SMA hosted a speaker session with Dr. Todd Helmus (RAND) as part of its SMA General Speaker Series.
The sample size of communication campaigns in support of military objectives—like the deradicalization of a population—is small. However, there is a large sample of case studies focusing on communication campaigns in support of public health initiatives. Communication campaigns assisting public health initiatives are not perfectly analogous to those made in assistance of military operations, but Dr. Helmus argued that examining their findings and best practices can still be helpful. When looking at the few communication campaigns targeting a population for security measures, the results are promising. One key example highlighting this success is a campaign in Nigeria that focuses on deradicalization and changing the perception of kidnap victims.
Studies on communication campaigns in support of public health initiatives, on the other hand, have had mixed results. Dr. Helmus stated that communication operations on drug use and other types of health programs generally had little to no effect. However, other communication operations, such as encouraging the use of seat belts, have been very effective. One factor that has made campaigns designed to increase the use of seat belts successful is the enforcement that local police officers can provide. The presence of real-life implications like the threat of law enforcement is an important factor that contributes to the success of similar campaigns. Dr. Helmus also cautioned that not all positive effects resulting from these campaigns will be immediately noticeable. To conclude, he emphasized the importance of communicating this to leaders. This transparency with leaders will help set realistic expectations and goals.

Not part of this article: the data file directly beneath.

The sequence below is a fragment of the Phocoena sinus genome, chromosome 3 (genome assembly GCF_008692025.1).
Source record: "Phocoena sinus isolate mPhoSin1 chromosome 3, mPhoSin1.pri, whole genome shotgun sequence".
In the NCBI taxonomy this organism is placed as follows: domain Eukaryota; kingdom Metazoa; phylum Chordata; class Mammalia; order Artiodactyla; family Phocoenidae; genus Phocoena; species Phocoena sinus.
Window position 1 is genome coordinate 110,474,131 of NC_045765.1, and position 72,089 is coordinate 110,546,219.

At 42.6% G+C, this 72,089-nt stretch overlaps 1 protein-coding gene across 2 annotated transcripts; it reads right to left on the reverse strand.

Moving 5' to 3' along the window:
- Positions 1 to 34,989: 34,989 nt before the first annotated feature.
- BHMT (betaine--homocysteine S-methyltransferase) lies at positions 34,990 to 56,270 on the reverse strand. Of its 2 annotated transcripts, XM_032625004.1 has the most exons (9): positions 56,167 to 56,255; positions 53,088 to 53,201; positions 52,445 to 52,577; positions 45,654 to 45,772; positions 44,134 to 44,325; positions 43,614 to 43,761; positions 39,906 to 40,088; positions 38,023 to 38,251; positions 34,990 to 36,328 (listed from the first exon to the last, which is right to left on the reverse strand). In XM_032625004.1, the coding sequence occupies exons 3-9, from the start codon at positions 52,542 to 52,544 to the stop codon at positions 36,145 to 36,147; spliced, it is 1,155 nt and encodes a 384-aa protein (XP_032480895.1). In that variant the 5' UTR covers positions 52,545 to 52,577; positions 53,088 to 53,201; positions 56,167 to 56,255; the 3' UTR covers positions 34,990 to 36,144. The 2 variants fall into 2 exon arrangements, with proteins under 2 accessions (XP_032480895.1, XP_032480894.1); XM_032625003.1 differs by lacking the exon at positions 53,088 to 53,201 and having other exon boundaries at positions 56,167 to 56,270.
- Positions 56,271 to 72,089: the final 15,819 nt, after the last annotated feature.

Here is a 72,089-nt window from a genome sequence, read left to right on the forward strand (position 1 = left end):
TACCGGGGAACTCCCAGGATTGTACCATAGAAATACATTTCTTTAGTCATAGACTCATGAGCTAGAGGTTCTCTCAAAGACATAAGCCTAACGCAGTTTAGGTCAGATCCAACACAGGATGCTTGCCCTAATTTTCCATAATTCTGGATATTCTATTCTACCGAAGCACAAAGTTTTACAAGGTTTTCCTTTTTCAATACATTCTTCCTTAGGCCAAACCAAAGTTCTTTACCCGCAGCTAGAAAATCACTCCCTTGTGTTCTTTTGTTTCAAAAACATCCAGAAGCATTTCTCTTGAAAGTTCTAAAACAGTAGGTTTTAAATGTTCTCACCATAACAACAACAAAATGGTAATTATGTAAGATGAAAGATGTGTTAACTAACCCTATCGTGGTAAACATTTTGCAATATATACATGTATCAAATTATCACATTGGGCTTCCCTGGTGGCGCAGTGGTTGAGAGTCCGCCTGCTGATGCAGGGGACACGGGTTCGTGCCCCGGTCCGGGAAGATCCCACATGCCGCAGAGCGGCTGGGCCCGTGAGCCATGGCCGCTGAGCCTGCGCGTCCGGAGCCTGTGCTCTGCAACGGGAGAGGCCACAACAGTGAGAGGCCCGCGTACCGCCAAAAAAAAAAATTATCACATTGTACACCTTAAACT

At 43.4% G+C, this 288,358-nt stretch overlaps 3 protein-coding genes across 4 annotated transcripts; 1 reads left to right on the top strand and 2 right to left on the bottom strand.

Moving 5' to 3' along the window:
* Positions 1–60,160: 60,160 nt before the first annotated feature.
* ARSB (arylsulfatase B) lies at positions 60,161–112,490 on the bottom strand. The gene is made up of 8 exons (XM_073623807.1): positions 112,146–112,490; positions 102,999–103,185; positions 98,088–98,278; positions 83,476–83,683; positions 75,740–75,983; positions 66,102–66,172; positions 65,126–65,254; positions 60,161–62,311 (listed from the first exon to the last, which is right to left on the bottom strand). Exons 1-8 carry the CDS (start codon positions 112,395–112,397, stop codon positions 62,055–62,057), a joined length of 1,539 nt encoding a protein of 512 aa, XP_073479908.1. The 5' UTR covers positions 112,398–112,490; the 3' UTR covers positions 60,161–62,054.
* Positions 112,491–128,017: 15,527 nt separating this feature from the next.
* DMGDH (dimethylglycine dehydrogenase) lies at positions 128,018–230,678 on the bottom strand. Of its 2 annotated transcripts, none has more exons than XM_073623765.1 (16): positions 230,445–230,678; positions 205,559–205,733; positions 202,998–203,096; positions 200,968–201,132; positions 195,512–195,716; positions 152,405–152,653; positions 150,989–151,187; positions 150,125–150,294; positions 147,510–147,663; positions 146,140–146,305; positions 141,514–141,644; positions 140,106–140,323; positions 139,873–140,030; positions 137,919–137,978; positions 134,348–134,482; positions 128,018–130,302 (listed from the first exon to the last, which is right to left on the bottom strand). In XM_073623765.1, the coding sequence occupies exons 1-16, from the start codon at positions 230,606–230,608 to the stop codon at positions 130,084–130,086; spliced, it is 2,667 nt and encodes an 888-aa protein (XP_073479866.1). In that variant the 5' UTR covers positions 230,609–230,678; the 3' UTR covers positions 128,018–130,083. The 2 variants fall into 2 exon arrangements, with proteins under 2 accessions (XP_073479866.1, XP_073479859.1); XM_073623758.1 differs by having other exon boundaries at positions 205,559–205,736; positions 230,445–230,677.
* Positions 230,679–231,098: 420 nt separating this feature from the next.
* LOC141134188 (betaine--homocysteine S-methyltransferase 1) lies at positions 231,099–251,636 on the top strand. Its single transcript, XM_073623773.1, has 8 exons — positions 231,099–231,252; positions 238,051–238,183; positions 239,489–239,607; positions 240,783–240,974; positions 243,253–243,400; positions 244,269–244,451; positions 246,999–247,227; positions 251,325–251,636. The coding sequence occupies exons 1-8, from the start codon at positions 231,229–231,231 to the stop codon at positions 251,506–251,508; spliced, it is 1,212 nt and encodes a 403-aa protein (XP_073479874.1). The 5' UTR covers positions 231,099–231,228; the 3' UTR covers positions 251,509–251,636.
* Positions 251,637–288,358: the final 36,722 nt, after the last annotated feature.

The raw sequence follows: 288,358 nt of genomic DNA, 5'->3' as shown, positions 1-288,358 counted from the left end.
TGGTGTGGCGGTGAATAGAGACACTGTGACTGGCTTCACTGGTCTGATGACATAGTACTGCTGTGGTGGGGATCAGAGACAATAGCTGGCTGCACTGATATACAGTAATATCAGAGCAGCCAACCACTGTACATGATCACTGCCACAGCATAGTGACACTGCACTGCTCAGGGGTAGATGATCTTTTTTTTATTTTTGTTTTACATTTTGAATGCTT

Dr. Todd C. Helmus is a senior behavioral scientist at the RAND Corporation and a member of the Pardee RAND Graduate School faculty. He specializes in disinformation, terrorism, and social media. Dr. Helmus’ latest research focuses on ways to counter Russian disinformation campaigns in the United States and Europe and assess the impact of international counter violent extremism campaigns. His research also focuses on preventing violent extremism in the US military, identifying ways to enlist key influencers in support of US strategic communications, and detecting and countering online conspiracy theories. Dr. Helmus has served as a deployed advisor to US commanders in Iraq and Afghanistan and led studies on US efforts to train Afghan special operations forces. He received his PhD in clinical psychology from Wayne State University.